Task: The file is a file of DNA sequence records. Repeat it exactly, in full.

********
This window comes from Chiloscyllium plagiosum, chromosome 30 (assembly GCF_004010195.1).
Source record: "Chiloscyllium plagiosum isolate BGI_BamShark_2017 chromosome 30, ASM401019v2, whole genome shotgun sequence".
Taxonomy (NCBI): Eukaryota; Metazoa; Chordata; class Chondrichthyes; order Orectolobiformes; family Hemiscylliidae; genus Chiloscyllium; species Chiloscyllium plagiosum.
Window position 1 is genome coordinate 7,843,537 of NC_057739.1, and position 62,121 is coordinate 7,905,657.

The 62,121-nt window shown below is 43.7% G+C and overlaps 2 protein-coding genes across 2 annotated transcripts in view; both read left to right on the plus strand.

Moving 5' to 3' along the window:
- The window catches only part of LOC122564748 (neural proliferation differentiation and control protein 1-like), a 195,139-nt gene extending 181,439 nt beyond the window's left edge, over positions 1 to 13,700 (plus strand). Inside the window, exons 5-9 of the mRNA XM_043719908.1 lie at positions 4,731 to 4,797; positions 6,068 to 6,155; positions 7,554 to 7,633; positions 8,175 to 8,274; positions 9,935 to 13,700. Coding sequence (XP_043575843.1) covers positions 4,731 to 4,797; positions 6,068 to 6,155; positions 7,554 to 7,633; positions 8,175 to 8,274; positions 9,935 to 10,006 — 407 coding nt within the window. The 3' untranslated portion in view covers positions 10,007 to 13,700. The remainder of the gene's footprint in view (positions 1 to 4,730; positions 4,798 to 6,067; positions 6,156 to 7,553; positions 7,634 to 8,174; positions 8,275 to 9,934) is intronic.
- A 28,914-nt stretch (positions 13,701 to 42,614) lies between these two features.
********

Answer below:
This window comes from Chiloscyllium plagiosum, chromosome 30 (assembly GCF_004010195.1).
Source record: "Chiloscyllium plagiosum isolate BGI_BamShark_2017 chromosome 30, ASM401019v2, whole genome shotgun sequence".
Taxonomy (NCBI): Eukaryota; Metazoa; Chordata; class Chondrichthyes; order Orectolobiformes; family Hemiscylliidae; genus Chiloscyllium; species Chiloscyllium plagiosum.
Window position 1 is genome coordinate 7,843,537 of NC_057739.1, and position 62,121 is coordinate 7,905,657.

The 62,121-nt window shown below is 43.7% G+C and overlaps 2 protein-coding genes across 2 annotated transcripts in view; both read left to right on the plus strand.

Moving 5' to 3' along the window:
- The window catches only part of LOC122564748 (neural proliferation differentiation and control protein 1-like), a 195,139-nt gene extending 181,439 nt beyond the window's left edge, over positions 1 to 13,700 (plus strand). Inside the window, exons 5-9 of the mRNA XM_043719908.1 lie at positions 4,731 to 4,797; positions 6,068 to 6,155; positions 7,554 to 7,633; positions 8,175 to 8,274; positions 9,935 to 13,700. Coding sequence (XP_043575843.1) covers positions 4,731 to 4,797; positions 6,068 to 6,155; positions 7,554 to 7,633; positions 8,175 to 8,274; positions 9,935 to 10,006 — 407 coding nt within the window. The 3' untranslated portion in view covers positions 10,007 to 13,700. The remainder of the gene's footprint in view (positions 1 to 4,730; positions 4,798 to 6,067; positions 6,156 to 7,553; positions 7,634 to 8,174; positions 8,275 to 9,934) is intronic.
- A 28,914-nt stretch (positions 13,701 to 42,614) lies between these two features.